The team compiled long-term data and compared chloride concentrations in North American lakes and reservoirs to climate and land use patterns. Dugan says the goal of the National Science Foundation-funded study was to reveal whether salinization is changing across broad geographic scales, and to identify how and why.

To gauge road salt exposure, the researchers assessed road density and land cover within a 100-to-1500 meter buffer around each of the 371 study lakes. Roadways and impervious surfaces such as parking lots and sidewalks are reliable proxies for road salt application because as developed areas, they are susceptible to high levels of salting and runoff.

The researchers found that roads and other impervious surfaces within 500 meters of a lake’s shoreline were strong predictors of elevated chloride concentrations. In the North American Lakes Region, 94 of 134 lakes with more than 1 percent impervious land cover in their 500-meter buffer zone had increasing chloride trends. By extrapolation, some 7,770 lakes in the North American Lakes Region may be at risk of rising salinity, the team concluded.

For instance, Dugan says that in Madison, Wisconsin “we’ve seen a tremendous increase in the chloride concentrations for our local lakes. Background levels in the Madison lakes were around 2 mg/L in the early 1900s, and now they’re at 50 mg/L in Lake Mendota. We’re also seeing incredibly high concentrations in streams, ponds, and even groundwater.”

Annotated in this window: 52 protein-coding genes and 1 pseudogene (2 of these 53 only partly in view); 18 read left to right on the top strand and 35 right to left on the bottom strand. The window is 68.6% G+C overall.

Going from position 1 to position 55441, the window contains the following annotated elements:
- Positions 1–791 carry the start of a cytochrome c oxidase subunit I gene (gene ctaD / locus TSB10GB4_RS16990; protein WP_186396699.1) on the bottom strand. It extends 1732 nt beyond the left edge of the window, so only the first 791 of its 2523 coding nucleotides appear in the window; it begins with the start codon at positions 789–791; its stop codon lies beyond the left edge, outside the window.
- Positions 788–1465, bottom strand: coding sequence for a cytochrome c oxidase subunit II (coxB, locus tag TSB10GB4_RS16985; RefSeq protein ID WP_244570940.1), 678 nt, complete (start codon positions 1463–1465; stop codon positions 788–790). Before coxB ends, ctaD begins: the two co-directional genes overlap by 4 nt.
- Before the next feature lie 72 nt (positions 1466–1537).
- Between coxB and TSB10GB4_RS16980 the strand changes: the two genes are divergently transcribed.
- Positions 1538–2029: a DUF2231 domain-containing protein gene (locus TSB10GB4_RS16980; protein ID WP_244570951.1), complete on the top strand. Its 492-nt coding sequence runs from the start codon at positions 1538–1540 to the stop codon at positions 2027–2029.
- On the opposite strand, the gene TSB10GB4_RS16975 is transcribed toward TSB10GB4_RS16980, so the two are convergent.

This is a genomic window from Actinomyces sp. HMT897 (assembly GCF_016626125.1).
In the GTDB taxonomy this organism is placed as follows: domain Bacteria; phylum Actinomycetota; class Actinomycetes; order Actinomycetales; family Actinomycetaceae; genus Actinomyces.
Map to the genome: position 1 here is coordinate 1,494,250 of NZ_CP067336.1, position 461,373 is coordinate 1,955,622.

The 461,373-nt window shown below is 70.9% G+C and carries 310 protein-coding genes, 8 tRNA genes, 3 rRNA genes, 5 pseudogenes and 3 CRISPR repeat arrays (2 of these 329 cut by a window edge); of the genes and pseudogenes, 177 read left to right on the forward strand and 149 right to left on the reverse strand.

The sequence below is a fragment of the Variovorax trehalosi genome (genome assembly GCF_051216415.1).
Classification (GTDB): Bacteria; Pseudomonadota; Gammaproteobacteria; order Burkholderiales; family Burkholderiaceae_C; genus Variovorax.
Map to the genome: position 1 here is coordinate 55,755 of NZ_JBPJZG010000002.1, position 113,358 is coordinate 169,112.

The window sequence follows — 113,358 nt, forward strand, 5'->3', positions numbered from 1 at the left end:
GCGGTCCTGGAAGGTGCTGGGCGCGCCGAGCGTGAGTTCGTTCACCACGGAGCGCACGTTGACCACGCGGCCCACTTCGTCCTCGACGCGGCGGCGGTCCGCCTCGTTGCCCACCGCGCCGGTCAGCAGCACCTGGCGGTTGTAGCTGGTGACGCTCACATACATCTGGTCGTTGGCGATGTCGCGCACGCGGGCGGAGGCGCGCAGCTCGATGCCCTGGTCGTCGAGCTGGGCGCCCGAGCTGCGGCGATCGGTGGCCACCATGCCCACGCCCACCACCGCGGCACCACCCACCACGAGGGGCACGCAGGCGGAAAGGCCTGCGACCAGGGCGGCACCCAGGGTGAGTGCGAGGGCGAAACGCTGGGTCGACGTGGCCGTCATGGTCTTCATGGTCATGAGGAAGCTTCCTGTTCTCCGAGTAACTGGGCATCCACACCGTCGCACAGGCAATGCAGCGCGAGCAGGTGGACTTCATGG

If current salinization trends continue, many North American lakes will surpass Environmental Protection Agency (EPA)-recommended chloride levels in 50 years. According to the study, 14 North American Lakes Region lakes are expected to exceed the EPA’s aquatic life criterion concentration of 230 mg/L by 2050, and 47 are on track to reach chloride concentrations of 100 mg/L over the same time interval.

Dugan says Madison’s Lake Wingra has already achieved a chloride concentration of over 100 mg/L.

In lakes, elevated chloride levels have been shown to alter the composition of fish, invertebrates and the plankton that form the base of the aquatic food web. Aquatic species richness and abundance can decline, and in extreme cases salinization can prevent lakes from mixing – causing low oxygen conditions that smother aquatic life and reduce water quality.